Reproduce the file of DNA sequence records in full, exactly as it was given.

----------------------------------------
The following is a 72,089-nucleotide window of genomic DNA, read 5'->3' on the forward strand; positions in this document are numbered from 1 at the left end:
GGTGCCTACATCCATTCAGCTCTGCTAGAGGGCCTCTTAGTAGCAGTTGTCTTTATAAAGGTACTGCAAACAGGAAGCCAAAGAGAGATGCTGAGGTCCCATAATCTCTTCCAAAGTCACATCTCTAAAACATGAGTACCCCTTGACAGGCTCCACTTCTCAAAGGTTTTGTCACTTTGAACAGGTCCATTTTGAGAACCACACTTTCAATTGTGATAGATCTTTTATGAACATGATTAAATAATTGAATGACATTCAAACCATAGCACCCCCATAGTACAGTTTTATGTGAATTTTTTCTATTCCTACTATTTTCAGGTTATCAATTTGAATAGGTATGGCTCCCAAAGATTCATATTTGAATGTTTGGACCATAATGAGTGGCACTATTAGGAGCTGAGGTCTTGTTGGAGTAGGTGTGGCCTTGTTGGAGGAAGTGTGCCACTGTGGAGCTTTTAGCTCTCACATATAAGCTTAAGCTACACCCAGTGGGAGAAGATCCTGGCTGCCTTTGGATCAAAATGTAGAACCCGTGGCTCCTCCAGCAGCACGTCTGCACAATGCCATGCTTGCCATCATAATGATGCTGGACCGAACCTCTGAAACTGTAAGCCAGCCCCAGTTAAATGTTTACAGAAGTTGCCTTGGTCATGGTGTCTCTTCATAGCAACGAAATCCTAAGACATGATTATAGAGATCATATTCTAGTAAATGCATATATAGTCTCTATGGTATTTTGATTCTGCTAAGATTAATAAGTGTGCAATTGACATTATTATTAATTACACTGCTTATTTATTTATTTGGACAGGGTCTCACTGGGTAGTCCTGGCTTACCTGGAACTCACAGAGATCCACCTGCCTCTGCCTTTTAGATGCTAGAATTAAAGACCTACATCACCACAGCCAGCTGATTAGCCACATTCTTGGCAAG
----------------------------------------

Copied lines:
The following is a 72,089-nucleotide window of genomic DNA, read 5'->3' on the forward strand; positions in this document are numbered from 1 at the left end:
GGTGCCTACATCCATTCAGCTCTGCTAGAGGGCCTCTTAGTAGCAGTTGTCTTTATAAAGGTACTGCAAACAGGAAGCCAAAGAGAGATGCTGAGGTCCCATAATCTCTTCCAAAGTCACATCTCTAAAACATGAGTACCCCTTGACAGGCTCCACTTCTCAAAGGTTTTGTCACTTTGAACAGGTCCATTTTGAGAACCACACTTTCAATTGTGATAGATCTTTTATGAACATGATTAAATAATTGAATGACATTCAAACCATAGCACCCCCATAGTACAGTTTTATGTGAATTTTTTCTATTCCTACTATTTTCAGGTTATCAATTTGAATAGGTATGGCTCCCAAAGATTCATATTTGAATGTTTGGACCATAATGAGTGGCACTATTAGGAGCTGAGGTCTTGTTGGAGTAGGTGTGGCCTTGTTGGAGGAAGTGTGCCACTGTGGAGCTTTTAGCTCTCACATATAAGCTTAAGCTACACCCAGTGGGAGAAGATCCTGGCTGCCTTTGGATCAAAATGTAGAACCCGTGGCTCCTCCAGCAGCACGTCTGCACAATGCCATGCTTGCCATCATAATGATGCTGGACCGAACCTCTGAAACTGTAAGCCAGCCCCAGTTAAATGTTTACAGAAGTTGCCTTGGTCATGGTGTCTCTTCATAGCAACGAAATCCTAAGACATGATTATAGAGATCATATTCTAGTAAATGCATATATAGTCTCTATGGTATTTTGATTCTGCTAAGATTAATAAGTGTGCAATTGACATTATTATTAATTACACTGCTTATTTATTTATTTGGACAGGGTCTCACTGGGTAGTCCTGGCTTACCTGGAACTCACAGAGATCCACCTGCCTCTGCCTTTTAGATGCTAGAATTAAAGACCTACATCACCACAGCCAGCTGATTAGCCACATTCTTGGCAAG